The Clark County School District in Las Vegas has discontinued the practice of beginning school board meetings with prayer after receiving an official complaint from the Freedom From Religion Foundation.
FFRF was made aware that the Clark County School District Board of Trustees meetings began with prayer. For instance, one meeting last December began with students saying the Pledge of Allegiance, which was immediately followed by an invocation. The board asked everyone present, regardless of their religious beliefs or lack thereof, to “remain standing,” and introduced a preacher from the Messages of Faith Ministry to say the invocation. The prayer asked that the “children be trained up righteously,” meaning that they are trained as Christians.
It is beyond the scope of public school board to schedule or conduct prayer as part of its meetings, FFRF reminded the district. This practice violates the Establishment Clause of the First Amendment.
“Board members are free to pray privately or to worship on their own time in their own way,” FFRF Staff Attorney Madeline Ziegler wrote in a letter to Clark County School District General Counsel Eleissa C. Lavelle. “The school board, however, cannot lend its power and prestige to religion, amounting to a governmental endorsement of religion which excludes the 24 percent of Americans who are nonreligious, including 38 percent of Americans born after 1987.”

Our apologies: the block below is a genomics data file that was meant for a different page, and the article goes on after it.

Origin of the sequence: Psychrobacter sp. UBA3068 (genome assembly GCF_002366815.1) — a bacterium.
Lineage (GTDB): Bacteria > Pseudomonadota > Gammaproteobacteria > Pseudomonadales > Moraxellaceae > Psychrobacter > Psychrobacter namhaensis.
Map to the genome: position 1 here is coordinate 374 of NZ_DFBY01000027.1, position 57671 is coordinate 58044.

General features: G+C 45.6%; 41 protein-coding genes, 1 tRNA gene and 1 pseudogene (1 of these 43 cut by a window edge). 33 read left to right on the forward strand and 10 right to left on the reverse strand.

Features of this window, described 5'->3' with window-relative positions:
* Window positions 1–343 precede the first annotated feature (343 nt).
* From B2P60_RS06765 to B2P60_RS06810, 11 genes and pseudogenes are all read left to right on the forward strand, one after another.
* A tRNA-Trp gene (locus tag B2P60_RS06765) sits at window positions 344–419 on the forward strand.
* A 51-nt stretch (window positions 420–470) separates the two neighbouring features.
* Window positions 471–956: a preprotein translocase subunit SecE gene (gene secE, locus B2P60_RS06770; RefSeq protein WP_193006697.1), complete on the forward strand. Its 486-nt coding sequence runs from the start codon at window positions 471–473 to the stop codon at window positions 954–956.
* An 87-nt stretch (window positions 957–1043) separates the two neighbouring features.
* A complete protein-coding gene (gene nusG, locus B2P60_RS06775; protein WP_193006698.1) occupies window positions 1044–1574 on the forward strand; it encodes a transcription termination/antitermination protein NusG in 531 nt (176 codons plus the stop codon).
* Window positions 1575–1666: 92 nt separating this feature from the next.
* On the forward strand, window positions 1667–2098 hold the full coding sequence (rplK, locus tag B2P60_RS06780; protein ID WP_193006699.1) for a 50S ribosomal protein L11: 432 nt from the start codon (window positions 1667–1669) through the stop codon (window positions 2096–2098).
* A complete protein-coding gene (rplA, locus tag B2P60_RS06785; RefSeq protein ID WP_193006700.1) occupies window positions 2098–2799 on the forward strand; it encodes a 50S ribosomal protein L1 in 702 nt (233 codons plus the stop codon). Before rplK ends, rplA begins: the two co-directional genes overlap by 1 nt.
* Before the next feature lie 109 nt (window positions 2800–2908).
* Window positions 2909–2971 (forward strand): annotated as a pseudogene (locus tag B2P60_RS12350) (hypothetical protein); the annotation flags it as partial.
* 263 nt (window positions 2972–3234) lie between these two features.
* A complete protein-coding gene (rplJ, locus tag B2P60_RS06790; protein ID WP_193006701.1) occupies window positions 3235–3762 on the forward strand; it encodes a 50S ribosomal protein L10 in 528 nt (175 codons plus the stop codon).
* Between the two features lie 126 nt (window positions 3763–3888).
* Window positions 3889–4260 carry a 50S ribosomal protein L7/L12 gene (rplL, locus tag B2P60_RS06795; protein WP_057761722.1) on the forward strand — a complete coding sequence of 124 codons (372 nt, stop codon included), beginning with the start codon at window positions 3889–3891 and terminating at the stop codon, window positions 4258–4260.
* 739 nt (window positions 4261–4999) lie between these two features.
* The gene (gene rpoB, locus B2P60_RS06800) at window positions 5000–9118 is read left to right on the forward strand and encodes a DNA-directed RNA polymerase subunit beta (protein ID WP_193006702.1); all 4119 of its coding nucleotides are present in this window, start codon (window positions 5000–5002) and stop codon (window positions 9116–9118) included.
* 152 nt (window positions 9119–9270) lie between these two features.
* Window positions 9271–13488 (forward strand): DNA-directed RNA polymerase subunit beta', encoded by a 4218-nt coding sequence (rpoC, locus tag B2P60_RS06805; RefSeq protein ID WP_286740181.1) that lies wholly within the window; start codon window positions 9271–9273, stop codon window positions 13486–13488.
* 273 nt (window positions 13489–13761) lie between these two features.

FFRF litigated the most recent case striking down a school board prayer practice, in which the 9th U.S. Circuit Court of Appeals reaffirmed that Establishment Clause concerns are heightened in the context of public schools “because children and adolescents are just beginning to develop their own belief systems, and because they absorb the lessons of adults as to what beliefs are appropriate or right.” In the end, Chino Valley School District’s board paid out more than $280,000 in fees and costs. The 9th Circuit opinion is also binding on the Clark County School District.
The district’s legal counsel sent a letter of reply informing FFRF that the board of school trustees will no longer begin its meetings with an invocation. FFRF commends the district on its decision to cease commencing official board meetings with prayer.
“We applaud the district for taking swift action to remedy this violation,” FFRF Co-President Dan Barker comments. “Keeping school board meetings free of religious proselytization is a positive step towards making the community inclusive of all families, regardless of religious beliefs.”
The Freedom From Religion Foundation is a national nonprofit organization with more than 30,000 members across the country, including hundreds of members in Nevada. FFRF’s purposes are to protect the constitutional principle of separation between church and state, and to educate the public on matters relating to nontheism.